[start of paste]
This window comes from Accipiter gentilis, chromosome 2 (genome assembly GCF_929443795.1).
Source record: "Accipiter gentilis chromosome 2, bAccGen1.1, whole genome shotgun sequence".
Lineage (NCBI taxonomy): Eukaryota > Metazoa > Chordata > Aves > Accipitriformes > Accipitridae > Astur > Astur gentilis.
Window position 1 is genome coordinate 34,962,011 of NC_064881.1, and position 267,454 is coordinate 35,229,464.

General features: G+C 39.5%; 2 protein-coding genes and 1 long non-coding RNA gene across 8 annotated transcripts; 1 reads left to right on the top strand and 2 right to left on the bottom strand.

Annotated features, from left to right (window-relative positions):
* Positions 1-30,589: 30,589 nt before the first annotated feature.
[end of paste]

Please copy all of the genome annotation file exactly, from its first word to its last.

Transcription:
This window comes from Accipiter gentilis, chromosome 2 (genome assembly GCF_929443795.1).
Source record: "Accipiter gentilis chromosome 2, bAccGen1.1, whole genome shotgun sequence".
Lineage (NCBI taxonomy): Eukaryota > Metazoa > Chordata > Aves > Accipitriformes > Accipitridae > Astur > Astur gentilis.
Window position 1 is genome coordinate 34,962,011 of NC_064881.1, and position 267,454 is coordinate 35,229,464.

General features: G+C 39.5%; 2 protein-coding genes and 1 long non-coding RNA gene across 8 annotated transcripts; 1 reads left to right on the top strand and 2 right to left on the bottom strand.

Annotated features, from left to right (window-relative positions):
* Positions 1-30,589: 30,589 nt before the first annotated feature.